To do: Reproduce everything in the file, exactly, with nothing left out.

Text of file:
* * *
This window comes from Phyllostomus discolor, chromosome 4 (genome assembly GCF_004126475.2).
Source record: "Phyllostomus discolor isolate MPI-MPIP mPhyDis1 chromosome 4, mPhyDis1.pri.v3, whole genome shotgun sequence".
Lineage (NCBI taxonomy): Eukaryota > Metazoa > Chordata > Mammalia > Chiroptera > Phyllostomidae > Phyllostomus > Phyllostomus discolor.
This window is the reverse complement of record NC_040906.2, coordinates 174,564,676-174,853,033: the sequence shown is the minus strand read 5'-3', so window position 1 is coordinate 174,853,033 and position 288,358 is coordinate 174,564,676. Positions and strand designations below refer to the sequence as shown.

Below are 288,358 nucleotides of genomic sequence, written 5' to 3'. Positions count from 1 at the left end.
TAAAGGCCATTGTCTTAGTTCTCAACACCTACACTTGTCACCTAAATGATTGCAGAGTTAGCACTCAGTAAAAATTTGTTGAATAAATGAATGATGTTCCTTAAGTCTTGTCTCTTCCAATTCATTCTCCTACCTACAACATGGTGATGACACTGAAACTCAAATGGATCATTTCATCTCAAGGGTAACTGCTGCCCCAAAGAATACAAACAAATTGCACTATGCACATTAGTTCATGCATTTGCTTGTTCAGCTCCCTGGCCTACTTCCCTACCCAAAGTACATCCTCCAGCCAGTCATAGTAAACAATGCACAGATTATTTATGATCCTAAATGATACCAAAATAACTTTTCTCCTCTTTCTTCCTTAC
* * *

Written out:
This window comes from Phyllostomus discolor, chromosome 4 (genome assembly GCF_004126475.2).
Source record: "Phyllostomus discolor isolate MPI-MPIP mPhyDis1 chromosome 4, mPhyDis1.pri.v3, whole genome shotgun sequence".
Lineage (NCBI taxonomy): Eukaryota > Metazoa > Chordata > Mammalia > Chiroptera > Phyllostomidae > Phyllostomus > Phyllostomus discolor.
This window is the reverse complement of record NC_040906.2, coordinates 174,564,676-174,853,033: the sequence shown is the minus strand read 5'-3', so window position 1 is coordinate 174,853,033 and position 288,358 is coordinate 174,564,676. Positions and strand designations below refer to the sequence as shown.

Below are 288,358 nucleotides of genomic sequence, written 5' to 3'. Positions count from 1 at the left end.
TAAAGGCCATTGTCTTAGTTCTCAACACCTACACTTGTCACCTAAATGATTGCAGAGTTAGCACTCAGTAAAAATTTGTTGAATAAATGAATGATGTTCCTTAAGTCTTGTCTCTTCCAATTCATTCTCCTACCTACAACATGGTGATGACACTGAAACTCAAATGGATCATTTCATCTCAAGGGTAACTGCTGCCCCAAAGAATACAAACAAATTGCACTATGCACATTAGTTCATGCATTTGCTTGTTCAGCTCCCTGGCCTACTTCCCTACCCAAAGTACATCCTCCAGCCAGTCATAGTAAACAATGCACAGATTATTTATGATCCTAAATGATACCAAAATAACTTTTCTCCTCTTTCTTCCTTAC